The German Institute for Economic Research – DIW Berlin | July 2021 Programme: Strengthen National Climate Policy Implementation: Comparative Empirical Learning & Creating Linkage to Climate Finance – SNAPFI Financial support:The International Climate Initiative (IKI), Federal Ministry for the Environment, … Continue reading International Climate Finance and support to national climate policy processes in emerging markets – literature review
Published by the Institute for Global Change 14 October 2021 By Gareth Walsh, Imad Ahmed, Jonathan Said, Martim Faria e Maya with a foreword by Tony Blair Our Time to Zero In series makes the case for an inclusive transition to net zero that focuses on people, fairness, technology, markets and communities. This paper seeks to share insights and recommendations with policymakers in high-income countries on how they can better partner with their counterparts in Africa, to deliver on development for the continent while mitigating climate change and its worst impacts. It draws on the experience of the Tony Blair Institute in … Continue reading A Just Transition for Africa: Championing a Fair and Prosperous Pathway to Net Zero
Dawn | October 7, 2018 Imaduddin Ahmed WHEN considering investment in an infrastructure project, responsible investors or donors would ask: what is the need? What are the financial, social and environmental costs? What are the risks and the unknowns? Is the project likely to yield higher costs than benefits? Is the project the best option to address the need? Pakistan’s judiciary and government have called upon Pakistanis to invest in the Diamer-Basha and Mohmand Dam Fund, and yet they have insufficiently addressed these questions. The Supreme Court’s online appeal is not accompanied by a feasibility study. From the outside looking … Continue reading Seismic costs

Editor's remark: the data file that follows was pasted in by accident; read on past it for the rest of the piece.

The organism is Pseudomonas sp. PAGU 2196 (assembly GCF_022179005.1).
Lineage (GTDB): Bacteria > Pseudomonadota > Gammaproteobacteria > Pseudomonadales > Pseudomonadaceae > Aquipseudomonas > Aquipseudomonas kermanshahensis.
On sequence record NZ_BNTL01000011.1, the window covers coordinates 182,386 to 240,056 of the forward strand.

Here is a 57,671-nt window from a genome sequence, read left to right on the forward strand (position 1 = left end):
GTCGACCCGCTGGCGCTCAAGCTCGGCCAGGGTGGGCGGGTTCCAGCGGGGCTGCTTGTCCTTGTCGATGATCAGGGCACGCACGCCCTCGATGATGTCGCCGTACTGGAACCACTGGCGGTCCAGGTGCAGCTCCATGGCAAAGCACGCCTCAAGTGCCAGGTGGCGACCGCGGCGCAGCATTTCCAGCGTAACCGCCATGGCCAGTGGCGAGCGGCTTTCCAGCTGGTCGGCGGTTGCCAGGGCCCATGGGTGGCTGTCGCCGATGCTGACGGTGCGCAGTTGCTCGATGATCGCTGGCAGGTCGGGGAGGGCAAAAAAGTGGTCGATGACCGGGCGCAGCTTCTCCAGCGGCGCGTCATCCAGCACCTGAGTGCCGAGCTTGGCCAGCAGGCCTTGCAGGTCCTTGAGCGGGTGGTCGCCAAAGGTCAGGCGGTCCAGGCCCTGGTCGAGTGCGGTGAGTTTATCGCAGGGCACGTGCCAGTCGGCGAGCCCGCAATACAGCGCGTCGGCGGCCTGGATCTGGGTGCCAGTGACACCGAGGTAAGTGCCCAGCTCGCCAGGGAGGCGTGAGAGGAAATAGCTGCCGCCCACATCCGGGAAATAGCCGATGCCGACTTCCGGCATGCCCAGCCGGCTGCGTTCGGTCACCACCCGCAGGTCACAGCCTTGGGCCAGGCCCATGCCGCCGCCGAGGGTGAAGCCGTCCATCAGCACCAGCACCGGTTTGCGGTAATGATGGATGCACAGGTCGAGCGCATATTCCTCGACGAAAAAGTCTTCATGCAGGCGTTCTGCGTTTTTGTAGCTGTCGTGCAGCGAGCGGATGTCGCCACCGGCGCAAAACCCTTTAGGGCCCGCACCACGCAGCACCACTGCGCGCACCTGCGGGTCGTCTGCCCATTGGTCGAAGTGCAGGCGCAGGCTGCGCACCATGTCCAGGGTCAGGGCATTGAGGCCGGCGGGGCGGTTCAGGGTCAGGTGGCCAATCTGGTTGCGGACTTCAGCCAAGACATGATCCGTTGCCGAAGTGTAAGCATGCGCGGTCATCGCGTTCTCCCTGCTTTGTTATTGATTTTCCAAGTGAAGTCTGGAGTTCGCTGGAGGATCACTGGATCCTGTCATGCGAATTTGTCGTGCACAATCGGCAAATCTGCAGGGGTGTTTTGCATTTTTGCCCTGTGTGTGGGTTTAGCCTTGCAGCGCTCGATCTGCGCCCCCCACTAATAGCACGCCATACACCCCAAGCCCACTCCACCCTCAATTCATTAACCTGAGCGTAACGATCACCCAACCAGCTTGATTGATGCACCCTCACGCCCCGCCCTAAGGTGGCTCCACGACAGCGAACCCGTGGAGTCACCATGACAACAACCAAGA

Financial Times | 31 July, 2017 Innovative solutions bring the prospect of accessible water to the isolated poor By Imaduddin Ahmed Fifty-one million people lack access to safe water in the core East African Community member states of Tanzania, … Continue reading After off-grid electricity, what chance off-grid water?
Financial Times | 27 March, 2017 Solar systems help Rwanda government switch from provider to regulator of electricity by Imaduddin Ahmed Mobile phones were the “leapfrog” … Continue reading Leapfrogging into the light
Financial Times Beyond BRICS | 2 April, 2015 New Times | 4 April, 2015 allAfrica | 4 April, 2015 World Bank EIN News Desk | 6 April, 2015 Twenty-one years after its genocide, Rwanda ranks 46th in the world for ease of doing business according to the World Bank, four spots below its former coloniser Belgium. This is flattering. The rush with which international lenders financed its energy utility’s first solar public private partnership (PPP) demonstrates that this ranking is not empty academic musing. Yet, in the same manner in which Rwandans drew on their own internal reserves of strength … Continue reading PPP success in Rwanda shows potential for greater self-reliance